Guest Blog by Simon Rudland, Head of Retail Operations, Waitrose
I don’t think there is any other aspect of working life which means so much to people as being successful in an interview situation. In my time interviewing candidates for a number of different levels of management, I’ve been privileged to see prepared, confident and articulate people excel beyond expectations; but I’ve also sadly witnessed the effects of crippling nerves, unbelievable facades and nonsensical drivel that would make even the most hardened professional outwardly cringe.
I’ve often heard it said that the interview process is not ‘fair’ – in that it assesses one’s ability to have refined interview techniques, to be adept at demonstrating the formula that makes for a good candidate, rather than examining one’s real ability to do the job well – and there may be a touch of truth in that. But I honestly believe that a good interviewer will see through all of the learnt behaviours. They will be looking for small yet clear signs of the skills and styles that match their requirements, and it may indeed be that the most flippant remark or unconscious action is the one they find most compelling.
Below is a small list I’ve compiled of my personal ‘likes’ and ‘dislikes’ of interviewees. These might not necessarily match the rules contained within the interview text books – they are simply my own views – but I do think that there is logic to them that might be worth considering:
1. Openness – To some degree, everyone puts on a bit of an act for an interview. Whether that be an act of formality, of overt politeness, of confidence, or of pretending to be someone totally different. Interviewers therefore spend a lot of mental energy breaking down the barriers that come with the act and surmising what the candidate is actually like. How would they fit into the existing team? What is their true skill level? How would they cope under the relentless pressure of the job? etc. The easier you make that mental job for the interviewer, the more endeared they will be to you. It’s such a lovely feeling to be able to sit back, relax and listen to a candidate, knowing full well that what I am seeing is the real person, rather than a projection of who they would like to be.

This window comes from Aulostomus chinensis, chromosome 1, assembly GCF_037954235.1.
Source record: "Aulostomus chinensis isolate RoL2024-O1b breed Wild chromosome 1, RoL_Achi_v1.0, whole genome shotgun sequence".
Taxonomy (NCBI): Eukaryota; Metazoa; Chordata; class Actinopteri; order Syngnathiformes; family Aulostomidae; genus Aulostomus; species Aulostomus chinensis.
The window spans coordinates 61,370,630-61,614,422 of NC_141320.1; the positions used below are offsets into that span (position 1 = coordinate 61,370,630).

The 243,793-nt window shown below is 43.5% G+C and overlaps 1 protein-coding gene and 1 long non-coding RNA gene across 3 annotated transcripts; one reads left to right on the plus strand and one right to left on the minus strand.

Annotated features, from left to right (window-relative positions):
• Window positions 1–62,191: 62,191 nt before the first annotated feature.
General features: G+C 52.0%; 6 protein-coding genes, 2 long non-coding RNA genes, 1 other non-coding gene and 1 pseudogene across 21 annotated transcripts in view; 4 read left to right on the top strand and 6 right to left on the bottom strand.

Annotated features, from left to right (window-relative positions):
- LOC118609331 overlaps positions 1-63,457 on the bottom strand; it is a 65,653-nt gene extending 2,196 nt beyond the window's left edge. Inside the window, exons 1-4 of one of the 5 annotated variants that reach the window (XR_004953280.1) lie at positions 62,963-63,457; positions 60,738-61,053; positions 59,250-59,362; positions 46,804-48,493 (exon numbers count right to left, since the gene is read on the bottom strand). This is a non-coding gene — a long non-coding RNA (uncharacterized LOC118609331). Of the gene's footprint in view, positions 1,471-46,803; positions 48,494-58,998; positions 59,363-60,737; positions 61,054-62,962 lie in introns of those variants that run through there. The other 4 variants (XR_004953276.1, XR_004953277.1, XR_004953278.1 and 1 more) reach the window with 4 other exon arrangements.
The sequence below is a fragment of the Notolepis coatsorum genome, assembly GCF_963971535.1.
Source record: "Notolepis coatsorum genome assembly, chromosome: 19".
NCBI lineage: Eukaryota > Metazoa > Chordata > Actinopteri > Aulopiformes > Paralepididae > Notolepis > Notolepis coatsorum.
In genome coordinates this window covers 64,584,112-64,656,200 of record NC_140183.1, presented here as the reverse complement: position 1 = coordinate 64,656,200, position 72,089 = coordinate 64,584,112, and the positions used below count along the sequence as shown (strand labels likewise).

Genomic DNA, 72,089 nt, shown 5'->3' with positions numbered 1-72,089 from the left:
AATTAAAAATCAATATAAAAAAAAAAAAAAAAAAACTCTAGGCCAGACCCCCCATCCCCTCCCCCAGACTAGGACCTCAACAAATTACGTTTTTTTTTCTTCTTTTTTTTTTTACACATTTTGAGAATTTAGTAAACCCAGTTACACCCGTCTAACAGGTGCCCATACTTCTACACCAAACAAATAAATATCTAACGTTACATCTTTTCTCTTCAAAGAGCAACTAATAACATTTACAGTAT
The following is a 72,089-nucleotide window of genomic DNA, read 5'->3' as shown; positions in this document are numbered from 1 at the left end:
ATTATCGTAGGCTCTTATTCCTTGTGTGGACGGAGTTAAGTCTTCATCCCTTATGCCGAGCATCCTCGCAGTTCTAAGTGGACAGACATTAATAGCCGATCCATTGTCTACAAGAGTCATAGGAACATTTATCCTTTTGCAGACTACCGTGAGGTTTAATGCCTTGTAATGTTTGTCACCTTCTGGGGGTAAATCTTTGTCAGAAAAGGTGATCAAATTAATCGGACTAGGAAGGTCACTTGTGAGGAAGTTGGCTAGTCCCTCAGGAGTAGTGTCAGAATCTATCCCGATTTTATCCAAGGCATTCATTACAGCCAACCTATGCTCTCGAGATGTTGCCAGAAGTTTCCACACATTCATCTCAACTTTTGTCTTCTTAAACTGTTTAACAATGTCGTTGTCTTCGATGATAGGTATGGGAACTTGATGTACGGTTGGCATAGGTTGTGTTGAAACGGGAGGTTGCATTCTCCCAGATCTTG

2. Research – A candidate that has spent time researching the company, the job role and the data, and is able to articulate a personal viewpoint on these things receives a big tick in the box. I often like it when someone is able to slip in a fact or figure they have researched, even when not directly asked about it (without deviating too much from the question of course), as it shows a level of mental agility as well as commitment.
3. Someone who can articulate relevant transferable skills – In many instances, it is understandable that a candidate may not have specific evidence of doing the job for which they are interviewing. That is fine – it’s what training is for. The best candidates are able to discuss achievements they have had in previous roles and link the skills they showed then to what is required in the new role. I know it sounds simple, but I am often surprised at how many people fall into the traps of either (i) talking to death about their wonderful previous successes, without mentioning any relevance to the new role; or (ii) trying to think of examples of what they have done which exactly match the new role, but falling short when it becomes apparent that the experience they claim to have does not truly exist.